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Opportune moment to reset relations: China Daily editorial

chinadaily.com.cn | Updated: 2024-06-04 20:23

Indian and Chinese national flags flutter side by side at the Raisina hills in New Delhi, India, in this file photo. [Photo/Xinhua]

As neighbors and the two largest developing countries, China and India have more common interests than differences. Seeking common development and prosperity being common pursuits.

With India's parliamentary election result hopefully reducing the jingoism in India, there is no need for the territorial dispute in the border region between the two neighbors to be hyped up and allowed to define the overall bilateral ties.

The two countries should demonstrate they have the wisdom to settle the dispute through negotiations in good faith. To that purpose, while maintaining their close communication through diplomatic and military channels, they should not allow any external power to take advantage of their border dispute to sow discord between them.

Some Western countries have encouraged India to become a participant in their efforts to contain China during the past two terms of the Narendra Modi government, seeking to drive a wedge between New Delhi and Beijing.

Although the border dispute has flared up and the Indian government has been implementing protectionist measures targeting Chinese companies, investments and imports since 2020, the bilateral trade volume has remained sizable and stable, staying between $120 billion and $130 billion over the past three years. This should prompt New Delhi not to let its Western supplicants have its ear.

Relying heavily on China for raw materials for its services and manufacturing industries these years, India should realize that it is unrealistic to seek to decouple its economy from that of China.

It should also recognize that China's development does not represent risks, uncertainties or threats to India, but rather growth, development and opportunities, as is true vice versa. China should by no means be made the scapegoat for India's domestic problems, and neither nationalism nor jingoism should be permitted to hijack New Delhi's China policy.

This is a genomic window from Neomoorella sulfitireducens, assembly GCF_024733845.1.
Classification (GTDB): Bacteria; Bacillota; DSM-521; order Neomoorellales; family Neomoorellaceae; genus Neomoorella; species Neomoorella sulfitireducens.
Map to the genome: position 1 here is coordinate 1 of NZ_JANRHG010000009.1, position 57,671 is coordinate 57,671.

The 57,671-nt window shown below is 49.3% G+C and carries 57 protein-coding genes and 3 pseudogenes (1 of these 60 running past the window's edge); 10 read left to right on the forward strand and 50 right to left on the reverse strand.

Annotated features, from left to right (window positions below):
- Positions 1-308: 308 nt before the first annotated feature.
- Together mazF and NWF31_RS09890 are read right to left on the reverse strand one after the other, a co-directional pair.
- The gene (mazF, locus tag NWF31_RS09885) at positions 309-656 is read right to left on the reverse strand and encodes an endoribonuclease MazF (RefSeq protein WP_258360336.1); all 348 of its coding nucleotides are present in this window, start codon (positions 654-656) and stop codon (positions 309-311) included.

Combined, the population of the two countries accounts for about 37.5 percent of the global population. The two neighbors should be open to each other's development and always make joint efforts to approach bilateral relations from a strategic height and long-term perspective. The strong complementarity between their economic structures and development stages makes them good partners; their historical cultural and people-to-people bonds make them good neighbors; and by upholding their strategic autonomy on the world stage, they can safeguard world peace and stability and promote a just and fair international order and multilateral global governance.

The two sides should support each other and contribute to each other's success, instead of viewing each other with suspicion and undermining one another. They should focus on improving their people's livelihoods and accelerating their national revitalization by broadening and deepening their cooperation wherever they can. For example, the two countries have much potential to tap through cooperation in the digital economy, innovation, industry, technology and green transition.

If India is to realize its ambition of being a leading power rather than a balancing or destabilizing power, it should not be drawn into Washington's geopolitical game. It should keep the regional picture in mind and show due vision, openness and foresight by keeping Sino-Indian ties developing on the right track.

It is expected that India can take the opportunity of its just-concluded parliamentary election to reset its past China policy to further tap into the potential of Sino-Indian relations.

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